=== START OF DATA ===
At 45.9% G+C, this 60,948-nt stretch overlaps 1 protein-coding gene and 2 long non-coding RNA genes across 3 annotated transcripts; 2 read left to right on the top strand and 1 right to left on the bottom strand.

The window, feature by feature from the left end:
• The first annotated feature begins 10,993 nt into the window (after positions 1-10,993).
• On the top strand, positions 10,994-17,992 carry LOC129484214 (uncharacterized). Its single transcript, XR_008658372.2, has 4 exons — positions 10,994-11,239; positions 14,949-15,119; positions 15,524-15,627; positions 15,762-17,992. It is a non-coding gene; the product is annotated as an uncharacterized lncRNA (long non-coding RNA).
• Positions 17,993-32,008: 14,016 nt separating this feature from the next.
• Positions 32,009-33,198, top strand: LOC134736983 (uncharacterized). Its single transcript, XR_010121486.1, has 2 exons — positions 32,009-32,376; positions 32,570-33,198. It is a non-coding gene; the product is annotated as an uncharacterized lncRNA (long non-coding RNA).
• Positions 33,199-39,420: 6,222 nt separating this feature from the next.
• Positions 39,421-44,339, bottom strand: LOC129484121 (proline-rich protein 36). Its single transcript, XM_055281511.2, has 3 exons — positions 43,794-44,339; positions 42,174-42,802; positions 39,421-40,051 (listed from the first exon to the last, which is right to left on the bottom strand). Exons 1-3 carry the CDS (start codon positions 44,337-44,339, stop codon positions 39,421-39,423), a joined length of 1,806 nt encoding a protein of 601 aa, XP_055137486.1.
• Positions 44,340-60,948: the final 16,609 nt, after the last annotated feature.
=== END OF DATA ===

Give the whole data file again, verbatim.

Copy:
At 45.9% G+C, this 60,948-nt stretch overlaps 1 protein-coding gene and 2 long non-coding RNA genes across 3 annotated transcripts; 2 read left to right on the top strand and 1 right to left on the bottom strand.

The window, feature by feature from the left end:
• The first annotated feature begins 10,993 nt into the window (after positions 1-10,993).
• On the top strand, positions 10,994-17,992 carry LOC129484214 (uncharacterized). Its single transcript, XR_008658372.2, has 4 exons — positions 10,994-11,239; positions 14,949-15,119; positions 15,524-15,627; positions 15,762-17,992. It is a non-coding gene; the product is annotated as an uncharacterized lncRNA (long non-coding RNA).
• Positions 17,993-32,008: 14,016 nt separating this feature from the next.
• Positions 32,009-33,198, top strand: LOC134736983 (uncharacterized). Its single transcript, XR_010121486.1, has 2 exons — positions 32,009-32,376; positions 32,570-33,198. It is a non-coding gene; the product is annotated as an uncharacterized lncRNA (long non-coding RNA).
• Positions 33,199-39,420: 6,222 nt separating this feature from the next.
• Positions 39,421-44,339, bottom strand: LOC129484121 (proline-rich protein 36). Its single transcript, XM_055281511.2, has 3 exons — positions 43,794-44,339; positions 42,174-42,802; positions 39,421-40,051 (listed from the first exon to the last, which is right to left on the bottom strand). Exons 1-3 carry the CDS (start codon positions 44,337-44,339, stop codon positions 39,421-39,423), a joined length of 1,806 nt encoding a protein of 601 aa, XP_055137486.1.
• Positions 44,340-60,948: the final 16,609 nt, after the last annotated feature.